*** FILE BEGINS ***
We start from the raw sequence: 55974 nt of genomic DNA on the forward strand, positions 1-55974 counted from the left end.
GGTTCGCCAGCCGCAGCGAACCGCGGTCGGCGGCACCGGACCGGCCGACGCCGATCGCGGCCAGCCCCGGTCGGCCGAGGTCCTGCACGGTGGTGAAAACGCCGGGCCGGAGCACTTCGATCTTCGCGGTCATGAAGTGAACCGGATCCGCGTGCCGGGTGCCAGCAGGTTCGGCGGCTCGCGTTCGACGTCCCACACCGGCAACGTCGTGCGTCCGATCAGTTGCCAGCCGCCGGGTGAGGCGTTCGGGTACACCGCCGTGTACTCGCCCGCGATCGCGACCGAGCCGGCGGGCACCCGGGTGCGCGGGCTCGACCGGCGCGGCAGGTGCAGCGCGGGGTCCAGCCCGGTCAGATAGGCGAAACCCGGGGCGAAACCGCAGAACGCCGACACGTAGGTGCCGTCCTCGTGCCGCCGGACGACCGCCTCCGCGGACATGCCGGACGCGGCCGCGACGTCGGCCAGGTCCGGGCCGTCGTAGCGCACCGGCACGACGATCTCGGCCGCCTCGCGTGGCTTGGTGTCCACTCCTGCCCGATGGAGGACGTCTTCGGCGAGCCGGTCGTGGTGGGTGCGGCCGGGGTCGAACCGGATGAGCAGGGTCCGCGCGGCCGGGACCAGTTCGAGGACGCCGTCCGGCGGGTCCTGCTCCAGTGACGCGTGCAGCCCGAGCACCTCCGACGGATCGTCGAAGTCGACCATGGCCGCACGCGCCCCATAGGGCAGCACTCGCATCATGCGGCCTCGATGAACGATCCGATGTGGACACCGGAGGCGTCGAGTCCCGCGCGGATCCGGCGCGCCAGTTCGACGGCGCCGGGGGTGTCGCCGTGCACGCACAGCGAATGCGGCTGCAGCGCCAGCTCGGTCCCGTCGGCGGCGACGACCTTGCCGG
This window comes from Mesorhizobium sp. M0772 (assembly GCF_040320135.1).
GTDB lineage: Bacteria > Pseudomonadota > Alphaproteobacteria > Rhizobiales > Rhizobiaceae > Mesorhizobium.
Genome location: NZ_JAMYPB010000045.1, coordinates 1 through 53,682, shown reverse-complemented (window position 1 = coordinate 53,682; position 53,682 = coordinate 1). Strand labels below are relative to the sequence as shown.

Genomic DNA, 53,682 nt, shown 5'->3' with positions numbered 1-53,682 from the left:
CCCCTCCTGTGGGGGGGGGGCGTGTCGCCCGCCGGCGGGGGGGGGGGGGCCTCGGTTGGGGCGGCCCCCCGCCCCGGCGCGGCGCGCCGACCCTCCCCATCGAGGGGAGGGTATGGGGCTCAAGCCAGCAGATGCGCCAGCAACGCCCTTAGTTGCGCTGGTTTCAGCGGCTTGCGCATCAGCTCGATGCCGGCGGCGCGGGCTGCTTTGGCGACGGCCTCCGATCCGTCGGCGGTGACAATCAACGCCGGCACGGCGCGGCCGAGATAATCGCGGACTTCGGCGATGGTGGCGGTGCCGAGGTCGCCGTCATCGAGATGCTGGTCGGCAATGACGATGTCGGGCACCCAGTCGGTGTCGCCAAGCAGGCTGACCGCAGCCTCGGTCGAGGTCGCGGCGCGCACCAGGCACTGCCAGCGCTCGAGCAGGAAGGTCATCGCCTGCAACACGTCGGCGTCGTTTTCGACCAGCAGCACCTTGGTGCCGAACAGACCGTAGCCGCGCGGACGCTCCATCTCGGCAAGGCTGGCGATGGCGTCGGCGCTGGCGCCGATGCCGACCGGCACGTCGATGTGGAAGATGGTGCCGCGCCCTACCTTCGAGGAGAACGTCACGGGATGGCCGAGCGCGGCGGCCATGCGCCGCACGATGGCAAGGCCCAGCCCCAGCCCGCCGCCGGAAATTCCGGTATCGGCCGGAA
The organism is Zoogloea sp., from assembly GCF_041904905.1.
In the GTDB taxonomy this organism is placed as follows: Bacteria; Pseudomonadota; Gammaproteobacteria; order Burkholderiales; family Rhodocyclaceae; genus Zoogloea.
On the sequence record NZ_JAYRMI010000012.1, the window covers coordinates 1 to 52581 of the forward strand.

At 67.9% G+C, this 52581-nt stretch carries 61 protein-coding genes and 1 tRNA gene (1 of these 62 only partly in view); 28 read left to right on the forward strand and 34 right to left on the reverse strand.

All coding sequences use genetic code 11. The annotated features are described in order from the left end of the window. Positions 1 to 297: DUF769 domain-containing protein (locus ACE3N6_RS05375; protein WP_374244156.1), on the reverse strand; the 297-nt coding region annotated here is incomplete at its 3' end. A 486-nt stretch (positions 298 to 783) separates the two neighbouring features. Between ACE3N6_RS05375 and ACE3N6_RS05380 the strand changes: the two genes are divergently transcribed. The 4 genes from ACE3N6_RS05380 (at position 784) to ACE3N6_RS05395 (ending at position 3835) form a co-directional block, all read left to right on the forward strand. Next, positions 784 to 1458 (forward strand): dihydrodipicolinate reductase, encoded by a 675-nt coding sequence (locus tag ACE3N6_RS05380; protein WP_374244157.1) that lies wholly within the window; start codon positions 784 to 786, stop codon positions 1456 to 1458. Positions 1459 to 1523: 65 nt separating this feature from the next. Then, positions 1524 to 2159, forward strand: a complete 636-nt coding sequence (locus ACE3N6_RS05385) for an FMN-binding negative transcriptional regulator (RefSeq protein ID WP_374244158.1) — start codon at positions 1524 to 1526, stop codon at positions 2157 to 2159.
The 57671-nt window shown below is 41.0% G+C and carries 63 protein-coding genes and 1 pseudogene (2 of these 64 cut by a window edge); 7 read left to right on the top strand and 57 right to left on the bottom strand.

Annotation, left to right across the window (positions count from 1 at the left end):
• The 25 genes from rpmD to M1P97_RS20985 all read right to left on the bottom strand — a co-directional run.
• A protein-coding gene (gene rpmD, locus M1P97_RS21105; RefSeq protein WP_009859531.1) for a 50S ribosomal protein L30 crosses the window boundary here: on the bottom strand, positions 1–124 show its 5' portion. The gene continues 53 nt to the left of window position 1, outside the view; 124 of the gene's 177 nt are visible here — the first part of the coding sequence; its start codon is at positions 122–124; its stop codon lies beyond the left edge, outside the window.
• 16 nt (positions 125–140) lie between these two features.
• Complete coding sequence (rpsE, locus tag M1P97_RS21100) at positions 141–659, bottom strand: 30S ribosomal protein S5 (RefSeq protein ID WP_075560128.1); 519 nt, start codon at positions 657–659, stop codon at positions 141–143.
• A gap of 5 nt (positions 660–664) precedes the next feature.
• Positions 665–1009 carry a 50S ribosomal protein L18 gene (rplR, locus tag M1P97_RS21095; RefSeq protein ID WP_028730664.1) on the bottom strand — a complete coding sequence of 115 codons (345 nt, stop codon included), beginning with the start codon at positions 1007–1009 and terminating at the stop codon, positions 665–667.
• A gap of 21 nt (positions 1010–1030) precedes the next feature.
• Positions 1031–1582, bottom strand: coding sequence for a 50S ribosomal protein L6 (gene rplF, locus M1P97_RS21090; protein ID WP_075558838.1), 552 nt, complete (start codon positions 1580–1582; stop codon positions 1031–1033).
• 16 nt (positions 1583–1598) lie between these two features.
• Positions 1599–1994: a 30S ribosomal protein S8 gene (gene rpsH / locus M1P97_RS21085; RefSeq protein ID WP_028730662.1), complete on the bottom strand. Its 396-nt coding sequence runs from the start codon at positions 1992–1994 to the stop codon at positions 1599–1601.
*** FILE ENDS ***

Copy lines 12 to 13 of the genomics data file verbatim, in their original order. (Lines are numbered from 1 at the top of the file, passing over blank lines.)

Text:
All coding sequences use genetic code 11. The annotated features are described in order from the left end of the window. Positions 1 to 297: DUF769 domain-containing protein (locus ACE3N6_RS05375; protein WP_374244156.1), on the reverse strand; the 297-nt coding region annotated here is incomplete at its 3' end. A 486-nt stretch (positions 298 to 783) separates the two neighbouring features. Between ACE3N6_RS05375 and ACE3N6_RS05380 the strand changes: the two genes are divergently transcribed. The 4 genes from ACE3N6_RS05380 (at position 784) to ACE3N6_RS05395 (ending at position 3835) form a co-directional block, all read left to right on the forward strand. Next, positions 784 to 1458 (forward strand): dihydrodipicolinate reductase, encoded by a 675-nt coding sequence (locus tag ACE3N6_RS05380; protein WP_374244157.1) that lies wholly within the window; start codon positions 784 to 786, stop codon positions 1456 to 1458. Positions 1459 to 1523: 65 nt separating this feature from the next. Then, positions 1524 to 2159, forward strand: a complete 636-nt coding sequence (locus ACE3N6_RS05385) for an FMN-binding negative transcriptional regulator (RefSeq protein ID WP_374244158.1) — start codon at positions 1524 to 1526, stop codon at positions 2157 to 2159.
The 57671-nt window shown below is 41.0% G+C and carries 63 protein-coding genes and 1 pseudogene (2 of these 64 cut by a window edge); 7 read left to right on the top strand and 57 right to left on the bottom strand.